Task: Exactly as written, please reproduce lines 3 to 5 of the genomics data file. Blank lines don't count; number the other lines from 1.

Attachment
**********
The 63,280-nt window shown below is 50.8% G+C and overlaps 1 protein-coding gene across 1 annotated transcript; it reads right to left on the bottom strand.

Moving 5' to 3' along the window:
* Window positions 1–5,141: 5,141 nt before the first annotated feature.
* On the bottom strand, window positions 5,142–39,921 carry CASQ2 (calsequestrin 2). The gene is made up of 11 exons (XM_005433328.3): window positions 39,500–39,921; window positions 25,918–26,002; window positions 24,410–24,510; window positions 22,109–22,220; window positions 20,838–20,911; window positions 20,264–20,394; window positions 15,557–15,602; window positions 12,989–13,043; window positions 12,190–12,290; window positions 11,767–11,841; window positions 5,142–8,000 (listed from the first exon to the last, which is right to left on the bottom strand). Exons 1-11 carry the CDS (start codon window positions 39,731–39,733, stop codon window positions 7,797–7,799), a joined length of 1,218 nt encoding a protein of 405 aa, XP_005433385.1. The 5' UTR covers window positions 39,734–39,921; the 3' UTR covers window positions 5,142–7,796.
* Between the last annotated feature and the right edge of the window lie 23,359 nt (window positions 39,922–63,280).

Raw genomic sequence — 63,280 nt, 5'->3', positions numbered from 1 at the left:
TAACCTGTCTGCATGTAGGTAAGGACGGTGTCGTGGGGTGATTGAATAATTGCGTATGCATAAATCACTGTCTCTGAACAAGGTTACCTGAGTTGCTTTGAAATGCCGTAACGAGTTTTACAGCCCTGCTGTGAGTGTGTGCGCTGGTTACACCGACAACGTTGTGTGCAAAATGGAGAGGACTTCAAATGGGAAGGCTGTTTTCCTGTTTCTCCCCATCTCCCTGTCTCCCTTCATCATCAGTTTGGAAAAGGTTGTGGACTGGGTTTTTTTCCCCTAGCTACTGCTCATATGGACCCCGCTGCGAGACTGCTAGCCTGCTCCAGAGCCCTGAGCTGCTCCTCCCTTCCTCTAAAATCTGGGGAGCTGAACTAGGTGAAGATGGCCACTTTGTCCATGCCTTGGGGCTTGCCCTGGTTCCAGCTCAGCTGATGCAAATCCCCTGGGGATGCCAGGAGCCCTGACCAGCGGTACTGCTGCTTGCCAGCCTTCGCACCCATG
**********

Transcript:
* Window positions 1–5,141: 5,141 nt before the first annotated feature.
* On the bottom strand, window positions 5,142–39,921 carry CASQ2 (calsequestrin 2). The gene is made up of 11 exons (XM_005433328.3): window positions 39,500–39,921; window positions 25,918–26,002; window positions 24,410–24,510; window positions 22,109–22,220; window positions 20,838–20,911; window positions 20,264–20,394; window positions 15,557–15,602; window positions 12,989–13,043; window positions 12,190–12,290; window positions 11,767–11,841; window positions 5,142–8,000 (listed from the first exon to the last, which is right to left on the bottom strand). Exons 1-11 carry the CDS (start codon window positions 39,731–39,733, stop codon window positions 7,797–7,799), a joined length of 1,218 nt encoding a protein of 405 aa, XP_005433385.1. The 5' UTR covers window positions 39,734–39,921; the 3' UTR covers window positions 5,142–7,796.
* Between the last annotated feature and the right edge of the window lie 23,359 nt (window positions 39,922–63,280).